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Supplanting the Evidence

I've seen numbers from various sources and heard the argument that open source software is overtaking commercial software. Okay, where's the evidence? I get the fact that a lot of companies and individuals are trying open source alternatives to open source software, but I wouldn't characterize open source as "overtaking" commercial software.

David Wheeler wrote a great article that was intended to encourage companies to examine open source as an alternative to commercial software. The article presented quantitative evidence, across various dimensions, to prove that open source software was gaining broad acceptance. In one section, he discussed web sites. For example, Wheeler provides numerical statistics regarding web server use. According to his research, Apache was more prevalent than IIS, including growth over the last year. His one admitted flaw is that Netcraft (the provider of the statistics) was looking at the web site, not the web server. If you look at the operating system of the server running the site, the numbers reverse—Microsoft Windows is the dominant OS, with IIS the dominant web server. In doing some of my own quick searches, I found that Netcraft didn't exactly report accurate results. For example, when searching on Ford.com, Netcraft reported that their web servers were running Linux as the server OS and IIS 5/6. Mmmmm... I don't think Microsoft supports Linux as a server operating system for IIS. Looking more closely, Netcraft was actually picking up Akami's caching servers, but it still leads me to believe that overall the numbers might not be terribly accurate.

If looking at web servers doesn't work, let's look at commercial software revenues. My working theory is that if broad support for open source software were truly growing, we would expect to see significantly slower growth among commercial software companies. Since Microsoft seems to take the brunt of the venom from the open source community (and Linux is one of the most popular open source packages), let's examine Microsoft financial performance over the last four years. As of last year, Microsoft has total sales revenue of $36.8 billion. For the last four years, they've been growing at an average rate of 12.56% (well beyond even the general technology industry level). If you compare their 2000 fiscal year revenue to their 2004 fiscal year revenue, they grew 60%. [3] Why is this important? Even with the growth of open source software and adoption of free software in some percentage of the enterprise, Microsoft is still growing at staggering rates. More specifically, one of the biggest areas of growth for open source software is Linux and Apache—two very key areas of revenue for Microsoft. This is compounded by the entrance of open source productivity tools such as OpenOffice.org, which competes with one of Microsoft's largest revenue generators, Microsoft Office.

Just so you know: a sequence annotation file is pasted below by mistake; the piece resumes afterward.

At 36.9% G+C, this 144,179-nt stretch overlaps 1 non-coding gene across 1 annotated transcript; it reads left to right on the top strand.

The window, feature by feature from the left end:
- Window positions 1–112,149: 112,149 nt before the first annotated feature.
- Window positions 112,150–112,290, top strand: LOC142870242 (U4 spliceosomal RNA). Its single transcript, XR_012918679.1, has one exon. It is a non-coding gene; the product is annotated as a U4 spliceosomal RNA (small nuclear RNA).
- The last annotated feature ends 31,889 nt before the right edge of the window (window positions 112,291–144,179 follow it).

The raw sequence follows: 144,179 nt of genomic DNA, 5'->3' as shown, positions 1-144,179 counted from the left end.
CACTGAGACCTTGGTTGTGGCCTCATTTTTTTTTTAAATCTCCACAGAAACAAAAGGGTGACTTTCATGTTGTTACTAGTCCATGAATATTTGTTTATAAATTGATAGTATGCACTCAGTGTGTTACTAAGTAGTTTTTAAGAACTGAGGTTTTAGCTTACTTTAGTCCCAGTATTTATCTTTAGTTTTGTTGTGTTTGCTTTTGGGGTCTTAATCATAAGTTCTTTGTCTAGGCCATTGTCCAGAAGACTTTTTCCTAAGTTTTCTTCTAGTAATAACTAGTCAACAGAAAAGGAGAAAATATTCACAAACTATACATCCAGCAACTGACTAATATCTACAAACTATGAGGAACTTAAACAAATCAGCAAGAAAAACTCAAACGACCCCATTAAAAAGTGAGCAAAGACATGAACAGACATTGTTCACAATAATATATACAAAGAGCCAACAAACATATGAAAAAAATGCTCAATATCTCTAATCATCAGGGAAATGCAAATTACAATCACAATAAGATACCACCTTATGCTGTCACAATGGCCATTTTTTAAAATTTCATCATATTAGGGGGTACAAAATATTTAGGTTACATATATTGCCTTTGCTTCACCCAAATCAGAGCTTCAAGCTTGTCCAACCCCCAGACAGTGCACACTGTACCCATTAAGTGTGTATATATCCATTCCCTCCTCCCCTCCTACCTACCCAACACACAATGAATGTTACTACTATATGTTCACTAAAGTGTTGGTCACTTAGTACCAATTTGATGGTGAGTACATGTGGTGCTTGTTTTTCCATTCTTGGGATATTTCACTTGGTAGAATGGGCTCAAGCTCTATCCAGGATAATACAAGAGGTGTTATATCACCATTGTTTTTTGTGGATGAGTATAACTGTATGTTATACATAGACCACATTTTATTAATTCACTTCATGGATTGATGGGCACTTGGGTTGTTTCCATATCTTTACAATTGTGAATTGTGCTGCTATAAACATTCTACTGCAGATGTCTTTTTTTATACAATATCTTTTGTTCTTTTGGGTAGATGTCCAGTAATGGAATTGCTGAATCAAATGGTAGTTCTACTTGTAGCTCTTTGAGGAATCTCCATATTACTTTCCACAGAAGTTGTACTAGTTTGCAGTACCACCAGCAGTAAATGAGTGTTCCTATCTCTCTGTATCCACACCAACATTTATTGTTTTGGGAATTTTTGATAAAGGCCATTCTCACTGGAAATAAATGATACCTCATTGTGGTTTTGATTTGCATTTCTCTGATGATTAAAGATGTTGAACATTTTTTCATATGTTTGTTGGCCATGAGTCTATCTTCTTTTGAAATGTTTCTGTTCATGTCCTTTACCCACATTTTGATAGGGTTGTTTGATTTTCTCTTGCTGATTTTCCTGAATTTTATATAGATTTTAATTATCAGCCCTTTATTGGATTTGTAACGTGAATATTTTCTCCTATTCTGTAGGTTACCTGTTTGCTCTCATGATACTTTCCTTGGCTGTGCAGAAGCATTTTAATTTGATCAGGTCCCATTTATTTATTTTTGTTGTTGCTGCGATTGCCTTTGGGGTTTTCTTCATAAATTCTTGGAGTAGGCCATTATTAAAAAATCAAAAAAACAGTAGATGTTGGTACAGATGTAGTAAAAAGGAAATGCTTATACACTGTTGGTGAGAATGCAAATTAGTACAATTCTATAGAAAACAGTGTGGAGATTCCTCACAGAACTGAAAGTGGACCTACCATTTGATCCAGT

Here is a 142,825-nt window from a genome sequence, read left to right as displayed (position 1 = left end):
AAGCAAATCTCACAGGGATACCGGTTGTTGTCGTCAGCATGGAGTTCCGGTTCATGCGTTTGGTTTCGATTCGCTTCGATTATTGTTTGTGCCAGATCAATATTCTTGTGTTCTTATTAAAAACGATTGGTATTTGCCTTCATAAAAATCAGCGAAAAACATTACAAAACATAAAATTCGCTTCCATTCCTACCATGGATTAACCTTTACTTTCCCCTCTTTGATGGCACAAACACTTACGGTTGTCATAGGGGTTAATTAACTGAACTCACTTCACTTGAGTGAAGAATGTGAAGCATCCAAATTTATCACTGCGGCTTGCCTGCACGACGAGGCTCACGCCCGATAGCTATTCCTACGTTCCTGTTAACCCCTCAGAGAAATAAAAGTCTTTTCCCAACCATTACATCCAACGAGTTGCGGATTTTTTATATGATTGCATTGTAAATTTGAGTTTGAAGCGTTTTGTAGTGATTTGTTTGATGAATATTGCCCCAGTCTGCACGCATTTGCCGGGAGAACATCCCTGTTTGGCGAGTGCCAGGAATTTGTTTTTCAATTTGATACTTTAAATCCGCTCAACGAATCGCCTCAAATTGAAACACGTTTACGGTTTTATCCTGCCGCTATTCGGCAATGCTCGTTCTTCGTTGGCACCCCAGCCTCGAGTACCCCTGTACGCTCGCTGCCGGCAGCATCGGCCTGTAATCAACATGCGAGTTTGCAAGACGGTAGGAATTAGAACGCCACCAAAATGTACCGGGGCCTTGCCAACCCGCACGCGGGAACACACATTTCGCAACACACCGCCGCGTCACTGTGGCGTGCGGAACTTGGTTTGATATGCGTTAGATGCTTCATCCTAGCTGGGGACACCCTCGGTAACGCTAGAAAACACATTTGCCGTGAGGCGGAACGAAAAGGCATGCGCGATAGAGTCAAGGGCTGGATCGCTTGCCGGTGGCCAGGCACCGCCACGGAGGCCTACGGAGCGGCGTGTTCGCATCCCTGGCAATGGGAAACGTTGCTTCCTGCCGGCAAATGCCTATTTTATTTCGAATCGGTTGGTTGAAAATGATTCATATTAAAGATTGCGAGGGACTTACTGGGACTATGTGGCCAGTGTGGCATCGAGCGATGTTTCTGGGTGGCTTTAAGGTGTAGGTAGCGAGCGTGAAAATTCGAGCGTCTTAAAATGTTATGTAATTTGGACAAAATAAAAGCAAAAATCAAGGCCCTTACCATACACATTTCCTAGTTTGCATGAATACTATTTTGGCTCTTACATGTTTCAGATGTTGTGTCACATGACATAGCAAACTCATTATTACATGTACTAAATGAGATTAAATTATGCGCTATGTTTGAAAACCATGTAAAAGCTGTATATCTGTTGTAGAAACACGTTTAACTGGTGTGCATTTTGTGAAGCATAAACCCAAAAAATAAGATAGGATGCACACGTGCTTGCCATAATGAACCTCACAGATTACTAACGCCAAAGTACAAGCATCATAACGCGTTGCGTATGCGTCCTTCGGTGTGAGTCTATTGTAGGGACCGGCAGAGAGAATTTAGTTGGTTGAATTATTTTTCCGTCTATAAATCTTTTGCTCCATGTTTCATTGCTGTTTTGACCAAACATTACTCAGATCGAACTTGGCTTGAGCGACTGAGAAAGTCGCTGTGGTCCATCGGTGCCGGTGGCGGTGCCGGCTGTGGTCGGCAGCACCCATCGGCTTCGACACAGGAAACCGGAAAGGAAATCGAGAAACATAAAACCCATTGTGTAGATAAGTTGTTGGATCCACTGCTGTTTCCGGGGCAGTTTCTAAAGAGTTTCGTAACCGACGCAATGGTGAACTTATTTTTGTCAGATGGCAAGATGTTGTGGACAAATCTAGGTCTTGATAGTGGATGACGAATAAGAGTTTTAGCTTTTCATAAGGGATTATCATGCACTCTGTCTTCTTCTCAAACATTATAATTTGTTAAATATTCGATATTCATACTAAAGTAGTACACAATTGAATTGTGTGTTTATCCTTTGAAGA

What about other companies? Let's take Oracle as another example. Last year, Oracle grew at a 7% rate. What's interesting about Oracle is that they've publicly supported Linux and haven't grown nearly as fast as Microsoft (obviously not a supporter). Another example is Symantec, another pure commercial vendor, which grew 33% for the same year. While you can certainly find examples where commercial software companies grew at a slower rate or were less profitable, this really isn't a surprise given the state of the economy over the last four years. However, that's a long way from saying that they've been radically affected by the open source movement. In fact, it seems that the primary target for the movement is Microsoft, and Linux is the challenger. If this is true, Microsoft seems to be faring well.

Some readers may contend that I've taken a narrow view of the market, asking targeted questions where it's hard for open source to look good. I accept that challenge. Wheeler's article compares OS penetration by looking at a primarily European study that included educational institutions and found that Linux outpaced Windows. Even in 2001 (when the study was done), this wouldn't be a surprise when you narrow focus to a market that's more prone to using "free" software in countries that don't particularly care for Microsoft. I'm a capitalist and interested in profit, so I chose to look at earnings for large software companies to see whether the open source development model had become so prevalent that commercial companies were suffering; it doesn't seem that they are.

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